• Lecture notes.
      • Exercises.
    • Mini-course B: “Sieves” by Brandon Alberts (UConn). This course is an introduction to sieving methods in number theory. We will introduce the language and tools used to put sieves on a rigorous footing (asymptotic notation, arithmetic functions, partial summation, etc.) and work through examples of sieves in the lectures. The main examples we will discuss are the Eratosthenes-Legendre sieve and Brun’s combinatorial sieve.
      • Resources.
    • Mini-course C: “Computations in Number Theory Research” by Álvaro Lozano-Robledo (UConn). This course will serve two purposes. First, we will learn how to use the software packages SageMath and Magma for number-theoretic computations (involving primes, number fields, Galois groups, elliptic curves, curves over finite fields, etc). In addition, the lectures will showcase examples where computations have been an integral part of published research.
      • Resources.
    • Mini-course D: “Local Fields” by Christelle Vincent (University of Vermont). In this course we will introduce local fields, classify them, and investigate their structure. We will then discuss Henselian fields and Newton polygons, and finally ramification in extensions of local fields. If there is time, we will discuss the decomposition and inertia subgroups of the Galois group of a Galois extension of local fields.
      • Resources.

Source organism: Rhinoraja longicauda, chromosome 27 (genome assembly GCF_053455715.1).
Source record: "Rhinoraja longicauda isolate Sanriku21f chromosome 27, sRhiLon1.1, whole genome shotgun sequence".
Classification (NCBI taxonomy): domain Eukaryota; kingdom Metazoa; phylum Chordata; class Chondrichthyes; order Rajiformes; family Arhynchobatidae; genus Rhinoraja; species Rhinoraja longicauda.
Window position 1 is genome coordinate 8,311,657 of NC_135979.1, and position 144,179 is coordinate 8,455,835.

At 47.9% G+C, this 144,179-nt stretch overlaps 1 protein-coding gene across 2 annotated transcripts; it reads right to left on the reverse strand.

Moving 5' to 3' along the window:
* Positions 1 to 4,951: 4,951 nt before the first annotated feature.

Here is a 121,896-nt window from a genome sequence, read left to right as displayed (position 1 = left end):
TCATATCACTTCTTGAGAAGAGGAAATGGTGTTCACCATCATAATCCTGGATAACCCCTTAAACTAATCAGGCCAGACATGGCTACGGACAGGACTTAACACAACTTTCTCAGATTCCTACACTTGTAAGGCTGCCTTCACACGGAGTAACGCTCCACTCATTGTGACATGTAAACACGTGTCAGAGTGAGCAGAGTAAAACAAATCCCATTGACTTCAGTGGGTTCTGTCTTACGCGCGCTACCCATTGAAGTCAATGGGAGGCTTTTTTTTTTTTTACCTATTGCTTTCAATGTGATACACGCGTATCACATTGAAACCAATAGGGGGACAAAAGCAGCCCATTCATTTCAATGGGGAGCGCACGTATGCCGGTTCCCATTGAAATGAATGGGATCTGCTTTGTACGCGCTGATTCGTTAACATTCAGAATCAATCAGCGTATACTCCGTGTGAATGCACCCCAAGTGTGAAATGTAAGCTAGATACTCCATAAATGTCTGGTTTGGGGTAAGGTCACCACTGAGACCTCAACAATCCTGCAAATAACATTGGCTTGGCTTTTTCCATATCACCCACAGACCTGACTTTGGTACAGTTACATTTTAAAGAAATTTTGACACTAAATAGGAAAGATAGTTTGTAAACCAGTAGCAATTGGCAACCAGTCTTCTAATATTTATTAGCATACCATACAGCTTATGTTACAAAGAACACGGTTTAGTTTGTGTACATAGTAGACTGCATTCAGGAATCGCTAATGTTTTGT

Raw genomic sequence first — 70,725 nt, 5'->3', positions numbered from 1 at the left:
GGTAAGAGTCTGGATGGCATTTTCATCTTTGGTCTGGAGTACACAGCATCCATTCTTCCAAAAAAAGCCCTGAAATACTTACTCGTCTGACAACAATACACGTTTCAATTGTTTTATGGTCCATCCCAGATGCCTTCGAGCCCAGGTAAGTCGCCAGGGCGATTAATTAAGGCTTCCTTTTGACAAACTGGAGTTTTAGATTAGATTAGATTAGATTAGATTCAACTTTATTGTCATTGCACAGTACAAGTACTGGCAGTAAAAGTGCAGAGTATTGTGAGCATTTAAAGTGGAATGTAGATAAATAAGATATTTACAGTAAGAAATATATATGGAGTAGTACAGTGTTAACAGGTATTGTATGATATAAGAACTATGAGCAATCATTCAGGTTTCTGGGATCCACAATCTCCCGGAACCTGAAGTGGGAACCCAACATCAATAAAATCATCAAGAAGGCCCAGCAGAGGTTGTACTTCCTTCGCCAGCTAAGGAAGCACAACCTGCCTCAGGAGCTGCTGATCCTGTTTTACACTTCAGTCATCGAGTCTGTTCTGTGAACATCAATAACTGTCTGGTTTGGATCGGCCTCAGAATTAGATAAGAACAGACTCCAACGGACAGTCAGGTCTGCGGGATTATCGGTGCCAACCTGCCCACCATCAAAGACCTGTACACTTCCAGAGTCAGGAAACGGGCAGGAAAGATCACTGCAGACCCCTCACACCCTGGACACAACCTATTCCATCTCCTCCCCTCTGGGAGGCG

• Mini-course E: “Infinite Galois Theory” by Keith Conrad (UConn). We will describe Galois theory for algebraic field extensions of infinite degree. The Galois correspondence is between intermediate fields and closed subgroups of the Galois group, where “closed” is relative to a topology on the Galois group. The background for this course is finite Galois theory and point-set topology.
      • Resources.
    • Mini-course F: “Curves over Finite Fields” by Soumya Sankar (Univ. Wisconsin-Madison). This course is an introduction to curves over finite fields and their invariants. We will start with Jacobians of curves and some related structures, such as Tate modules and p-divisible groups, and the action of Frobenius on them. Then we will look at tools used to study curves over finite fields, such as Newton polygons and the Hasse-Witt matrix, and how to compute them.
      • Resources.
    • Other sessions: Participants will have time scheduled outside of the lectures to discuss exercises or review lecture notes from the courses. Instructors and graduate assistants will be available to answer questions. We will also offer the following presentations:
      • Beamer tutorial: we will cover basic guidelines for creating slide talks using Beamer.
      • Graduate school preparation panel: we will give advice and answer questions about the process of applying to graduate school and choosing graduate programs.
      • Graduate school advising panel: we will give advice and answer questions about the process of selecting a research area and picking a thesis advisor.